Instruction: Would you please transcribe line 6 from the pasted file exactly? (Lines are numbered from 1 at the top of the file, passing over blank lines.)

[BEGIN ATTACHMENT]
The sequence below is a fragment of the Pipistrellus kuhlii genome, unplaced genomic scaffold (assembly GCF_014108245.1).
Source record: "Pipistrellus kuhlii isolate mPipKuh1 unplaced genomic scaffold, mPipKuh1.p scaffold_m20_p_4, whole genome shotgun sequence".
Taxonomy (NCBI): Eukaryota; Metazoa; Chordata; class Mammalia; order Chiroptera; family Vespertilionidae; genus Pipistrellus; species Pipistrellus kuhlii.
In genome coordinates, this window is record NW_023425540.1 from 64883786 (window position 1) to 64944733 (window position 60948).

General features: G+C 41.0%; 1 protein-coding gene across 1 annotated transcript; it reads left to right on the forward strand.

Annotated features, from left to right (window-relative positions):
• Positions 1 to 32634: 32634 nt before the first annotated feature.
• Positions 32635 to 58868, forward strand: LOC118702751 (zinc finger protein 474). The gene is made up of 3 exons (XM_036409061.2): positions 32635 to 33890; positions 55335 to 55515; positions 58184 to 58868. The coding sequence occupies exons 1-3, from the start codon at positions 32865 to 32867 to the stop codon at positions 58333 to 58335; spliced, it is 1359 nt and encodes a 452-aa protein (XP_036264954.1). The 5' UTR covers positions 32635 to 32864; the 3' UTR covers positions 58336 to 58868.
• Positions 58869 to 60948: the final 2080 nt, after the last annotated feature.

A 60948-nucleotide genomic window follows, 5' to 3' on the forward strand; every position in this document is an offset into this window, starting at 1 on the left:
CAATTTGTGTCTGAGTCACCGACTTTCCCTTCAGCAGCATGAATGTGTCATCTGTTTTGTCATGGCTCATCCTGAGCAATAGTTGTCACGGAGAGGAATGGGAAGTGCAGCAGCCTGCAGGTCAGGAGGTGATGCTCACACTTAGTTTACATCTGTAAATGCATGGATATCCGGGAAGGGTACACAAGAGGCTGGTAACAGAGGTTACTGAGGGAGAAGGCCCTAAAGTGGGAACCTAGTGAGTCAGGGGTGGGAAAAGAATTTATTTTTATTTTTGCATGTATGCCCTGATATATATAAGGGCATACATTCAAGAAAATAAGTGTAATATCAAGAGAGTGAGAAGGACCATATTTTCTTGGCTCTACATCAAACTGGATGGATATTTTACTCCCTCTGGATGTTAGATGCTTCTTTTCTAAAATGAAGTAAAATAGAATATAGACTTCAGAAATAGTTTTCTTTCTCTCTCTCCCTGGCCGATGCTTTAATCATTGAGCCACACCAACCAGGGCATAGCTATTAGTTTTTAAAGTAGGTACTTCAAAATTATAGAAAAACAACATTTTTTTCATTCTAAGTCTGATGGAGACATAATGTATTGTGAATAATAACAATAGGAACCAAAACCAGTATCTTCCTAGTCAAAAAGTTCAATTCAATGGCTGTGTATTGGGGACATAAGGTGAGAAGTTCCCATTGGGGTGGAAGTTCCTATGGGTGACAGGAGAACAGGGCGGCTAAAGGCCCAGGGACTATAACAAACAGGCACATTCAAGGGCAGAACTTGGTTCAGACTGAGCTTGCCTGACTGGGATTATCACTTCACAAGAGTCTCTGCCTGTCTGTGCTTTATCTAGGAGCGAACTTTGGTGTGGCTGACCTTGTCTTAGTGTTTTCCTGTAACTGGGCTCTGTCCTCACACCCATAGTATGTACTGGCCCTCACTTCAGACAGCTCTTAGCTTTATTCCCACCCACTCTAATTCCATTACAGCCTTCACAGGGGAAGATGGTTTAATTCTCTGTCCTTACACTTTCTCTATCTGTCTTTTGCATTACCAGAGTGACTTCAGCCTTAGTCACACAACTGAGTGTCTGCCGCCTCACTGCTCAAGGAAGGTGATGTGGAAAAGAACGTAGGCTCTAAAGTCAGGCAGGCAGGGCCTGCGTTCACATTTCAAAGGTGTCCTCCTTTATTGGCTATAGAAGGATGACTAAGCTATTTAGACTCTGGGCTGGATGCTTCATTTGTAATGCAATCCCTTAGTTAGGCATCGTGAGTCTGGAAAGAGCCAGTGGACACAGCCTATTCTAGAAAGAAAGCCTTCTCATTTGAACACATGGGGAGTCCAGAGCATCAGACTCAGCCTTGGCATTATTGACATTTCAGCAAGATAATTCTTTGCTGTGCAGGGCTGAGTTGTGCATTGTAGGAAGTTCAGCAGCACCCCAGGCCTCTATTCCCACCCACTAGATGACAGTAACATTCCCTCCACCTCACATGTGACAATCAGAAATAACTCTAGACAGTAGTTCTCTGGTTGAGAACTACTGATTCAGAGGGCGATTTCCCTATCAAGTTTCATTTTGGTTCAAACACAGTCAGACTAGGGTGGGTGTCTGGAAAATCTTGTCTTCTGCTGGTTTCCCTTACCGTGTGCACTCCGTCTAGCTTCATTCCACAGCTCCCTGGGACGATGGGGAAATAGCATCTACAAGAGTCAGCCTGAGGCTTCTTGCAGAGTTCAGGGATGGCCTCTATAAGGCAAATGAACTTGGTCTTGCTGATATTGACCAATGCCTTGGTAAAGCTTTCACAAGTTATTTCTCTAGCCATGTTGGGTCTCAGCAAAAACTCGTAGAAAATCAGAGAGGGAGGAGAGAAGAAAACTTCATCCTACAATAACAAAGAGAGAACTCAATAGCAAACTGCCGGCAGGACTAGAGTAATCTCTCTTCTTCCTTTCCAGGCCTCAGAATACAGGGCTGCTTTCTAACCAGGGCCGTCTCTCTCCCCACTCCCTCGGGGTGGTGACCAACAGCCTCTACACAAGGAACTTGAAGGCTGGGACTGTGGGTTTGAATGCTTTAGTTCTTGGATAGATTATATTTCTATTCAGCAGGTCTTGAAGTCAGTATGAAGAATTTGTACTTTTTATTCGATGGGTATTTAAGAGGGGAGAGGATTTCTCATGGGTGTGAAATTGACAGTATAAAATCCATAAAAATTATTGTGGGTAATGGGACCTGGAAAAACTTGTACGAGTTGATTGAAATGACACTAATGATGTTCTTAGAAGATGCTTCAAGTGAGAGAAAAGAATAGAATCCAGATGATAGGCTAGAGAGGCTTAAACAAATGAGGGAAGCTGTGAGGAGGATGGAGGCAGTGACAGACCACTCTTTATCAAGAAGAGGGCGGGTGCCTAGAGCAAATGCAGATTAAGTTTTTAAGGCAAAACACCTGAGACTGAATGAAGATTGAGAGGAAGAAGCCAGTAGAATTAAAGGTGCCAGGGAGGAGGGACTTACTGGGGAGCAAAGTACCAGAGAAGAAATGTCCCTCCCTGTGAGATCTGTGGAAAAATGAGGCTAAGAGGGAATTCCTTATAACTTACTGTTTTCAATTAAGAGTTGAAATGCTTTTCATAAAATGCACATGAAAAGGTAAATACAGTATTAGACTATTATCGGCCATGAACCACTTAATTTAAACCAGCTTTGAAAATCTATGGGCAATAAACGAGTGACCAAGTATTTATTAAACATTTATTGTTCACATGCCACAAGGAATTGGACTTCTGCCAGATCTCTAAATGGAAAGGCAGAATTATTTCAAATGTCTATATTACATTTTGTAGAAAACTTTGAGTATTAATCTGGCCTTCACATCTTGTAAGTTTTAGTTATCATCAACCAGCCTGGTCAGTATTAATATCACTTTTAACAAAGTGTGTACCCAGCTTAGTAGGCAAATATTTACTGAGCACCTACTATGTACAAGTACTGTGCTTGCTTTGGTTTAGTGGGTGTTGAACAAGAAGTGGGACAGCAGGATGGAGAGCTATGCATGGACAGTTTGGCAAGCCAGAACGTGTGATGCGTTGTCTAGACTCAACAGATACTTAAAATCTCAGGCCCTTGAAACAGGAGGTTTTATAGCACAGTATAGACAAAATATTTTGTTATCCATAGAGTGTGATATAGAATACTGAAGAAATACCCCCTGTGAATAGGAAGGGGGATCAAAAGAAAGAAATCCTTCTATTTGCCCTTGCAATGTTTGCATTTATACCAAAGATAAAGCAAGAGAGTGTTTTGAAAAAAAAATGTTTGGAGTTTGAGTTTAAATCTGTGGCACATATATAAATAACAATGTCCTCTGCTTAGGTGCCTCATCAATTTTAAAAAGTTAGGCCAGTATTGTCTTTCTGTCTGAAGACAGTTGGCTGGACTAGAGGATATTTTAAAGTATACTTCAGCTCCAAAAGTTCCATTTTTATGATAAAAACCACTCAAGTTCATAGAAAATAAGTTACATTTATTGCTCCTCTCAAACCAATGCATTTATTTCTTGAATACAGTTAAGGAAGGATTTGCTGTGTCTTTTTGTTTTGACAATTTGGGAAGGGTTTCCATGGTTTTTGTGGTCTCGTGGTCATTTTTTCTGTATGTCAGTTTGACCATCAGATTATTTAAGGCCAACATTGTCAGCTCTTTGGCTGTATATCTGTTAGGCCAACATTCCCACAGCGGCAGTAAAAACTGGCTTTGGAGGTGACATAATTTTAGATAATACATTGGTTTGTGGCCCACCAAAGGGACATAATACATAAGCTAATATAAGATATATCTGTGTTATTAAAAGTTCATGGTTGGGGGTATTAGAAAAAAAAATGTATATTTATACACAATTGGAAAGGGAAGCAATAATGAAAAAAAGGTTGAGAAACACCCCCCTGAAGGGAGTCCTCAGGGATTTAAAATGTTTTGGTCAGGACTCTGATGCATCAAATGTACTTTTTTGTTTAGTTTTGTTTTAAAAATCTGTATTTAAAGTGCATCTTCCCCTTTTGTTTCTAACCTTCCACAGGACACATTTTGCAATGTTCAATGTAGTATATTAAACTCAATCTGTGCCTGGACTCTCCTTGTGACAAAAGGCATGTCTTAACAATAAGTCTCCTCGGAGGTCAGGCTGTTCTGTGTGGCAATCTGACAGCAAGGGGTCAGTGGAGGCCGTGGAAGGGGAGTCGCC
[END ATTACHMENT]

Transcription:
Annotated features, from left to right (window-relative positions):